which refuses all payment, but yet is so kindly offered

rain and cloudtheory2023-12-07 11:11:59 2315 29

By-and-by I began to feel the lack of company, for Wardlaw was so full of his books that he was of little use as a companion. So I resolved to acquire a dog, and bought one from a prospector, who was stony-broke and would have sold his soul for a drink. It was an enormous Boer hunting-dog, a mongrel in whose blood ran mastiff and bulldog and foxhound, and Heaven knows what beside. In colour it was a kind of brindled red, and the hair on its back grew against the lie of the rest of its coat. Some one had told me, or I may have read it, that a back like this meant that a dog would face anything mortal, even to a charging lion, and it was this feature which first caught my fancy. The price I paid was ten shillings and a pair of boots, which I got at cost price from stock, and the owner departed with injunctions to me to beware of the brute's temper. Colin - for so I named him - began his career with me by taking the seat out of my breeches and frightening Mr Wardlaw into a tree. It took me a stubborn battle of a fortnight to break his vice, and my left arm to-day bears witness to the struggle. After that he became a second shadow, and woe betide the man who had dared to raise his hand to Colin's master. Japp declared that the dog was a devil, and Colin repaid the compliment with a hearty dislike.

which refuses all payment, but yet is so kindly offered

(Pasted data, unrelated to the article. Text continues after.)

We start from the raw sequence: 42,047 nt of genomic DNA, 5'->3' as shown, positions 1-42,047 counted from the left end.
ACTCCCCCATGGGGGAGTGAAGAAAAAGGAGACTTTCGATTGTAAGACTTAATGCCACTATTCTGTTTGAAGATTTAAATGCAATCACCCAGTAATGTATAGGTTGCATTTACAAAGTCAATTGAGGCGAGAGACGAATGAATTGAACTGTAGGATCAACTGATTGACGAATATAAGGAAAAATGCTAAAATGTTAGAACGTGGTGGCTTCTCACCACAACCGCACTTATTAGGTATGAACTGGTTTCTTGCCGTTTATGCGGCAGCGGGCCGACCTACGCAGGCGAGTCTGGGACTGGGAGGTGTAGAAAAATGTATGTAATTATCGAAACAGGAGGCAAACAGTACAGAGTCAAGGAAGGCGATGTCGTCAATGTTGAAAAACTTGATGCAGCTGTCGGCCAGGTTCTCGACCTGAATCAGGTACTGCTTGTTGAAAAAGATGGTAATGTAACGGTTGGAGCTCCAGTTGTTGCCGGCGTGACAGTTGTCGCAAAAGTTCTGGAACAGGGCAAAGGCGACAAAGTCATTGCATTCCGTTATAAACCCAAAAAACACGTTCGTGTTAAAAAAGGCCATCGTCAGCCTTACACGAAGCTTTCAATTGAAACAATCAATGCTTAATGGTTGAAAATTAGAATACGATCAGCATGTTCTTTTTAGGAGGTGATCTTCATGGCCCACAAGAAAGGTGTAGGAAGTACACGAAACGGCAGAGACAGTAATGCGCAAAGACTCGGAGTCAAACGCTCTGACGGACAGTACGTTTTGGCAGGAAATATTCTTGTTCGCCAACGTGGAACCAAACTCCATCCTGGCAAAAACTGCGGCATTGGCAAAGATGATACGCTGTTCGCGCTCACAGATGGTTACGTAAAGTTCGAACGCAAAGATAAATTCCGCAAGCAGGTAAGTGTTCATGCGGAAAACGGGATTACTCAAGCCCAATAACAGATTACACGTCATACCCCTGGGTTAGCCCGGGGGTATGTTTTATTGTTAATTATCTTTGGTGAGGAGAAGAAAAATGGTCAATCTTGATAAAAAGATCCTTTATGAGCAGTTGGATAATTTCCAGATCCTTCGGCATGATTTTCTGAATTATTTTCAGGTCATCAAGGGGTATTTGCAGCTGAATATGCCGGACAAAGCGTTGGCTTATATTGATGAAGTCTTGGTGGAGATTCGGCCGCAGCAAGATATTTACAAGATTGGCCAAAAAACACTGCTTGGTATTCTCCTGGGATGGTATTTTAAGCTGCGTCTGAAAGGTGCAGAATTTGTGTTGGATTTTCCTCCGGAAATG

With Colin, I now took to spending some of my ample leisure in exploring the fastnesses of the Berg. I had brought out a shot-gun of my own, and I borrowed a cheap Mauser sporting rifle from the store. I had been born with a good eye and a steady hand, and very soon I became a fair shot with a gun and, I believe, a really fine shot with the rifle. The sides of the Berg were full of quail and partridge and bush pheasant, and on the grassy plateau there was abundance of a bird not unlike our own blackcock, which the Dutch called korhaan. But the great sport was to stalk bush-buck in the thickets, which is a game in which the hunter is at small advantage. I have been knocked down by a wounded bush-buck ram, and but for Colin might have been badly damaged. Once, in a kloof not far from the Letaba, I killed a fine leopard, bringing him down with a single shot from a rocky shelf almost on the top of Colin. His skin lies by my fireside as I write this tale. But it was during the days I could spare for an expedition into the plains that I proved the great qualities of my dog. There we had nobler game to follow - wildebeest and hartebeest, impala, and now and then a koodoo. At first I was a complete duffer, and shamed myself in Colin's eyes. But by-and-by I learned something of veld-craft: I learned how to follow spoor, how to allow for the wind, and stalk under cover. Then, when a shot had crippled the beast, Colin was on its track like a flash to pull it down. The dog had the nose of a retriever, the speed of a greyhound, and the strength of a bull-terrier. I blessed the day when the wandering prospector had passed the store.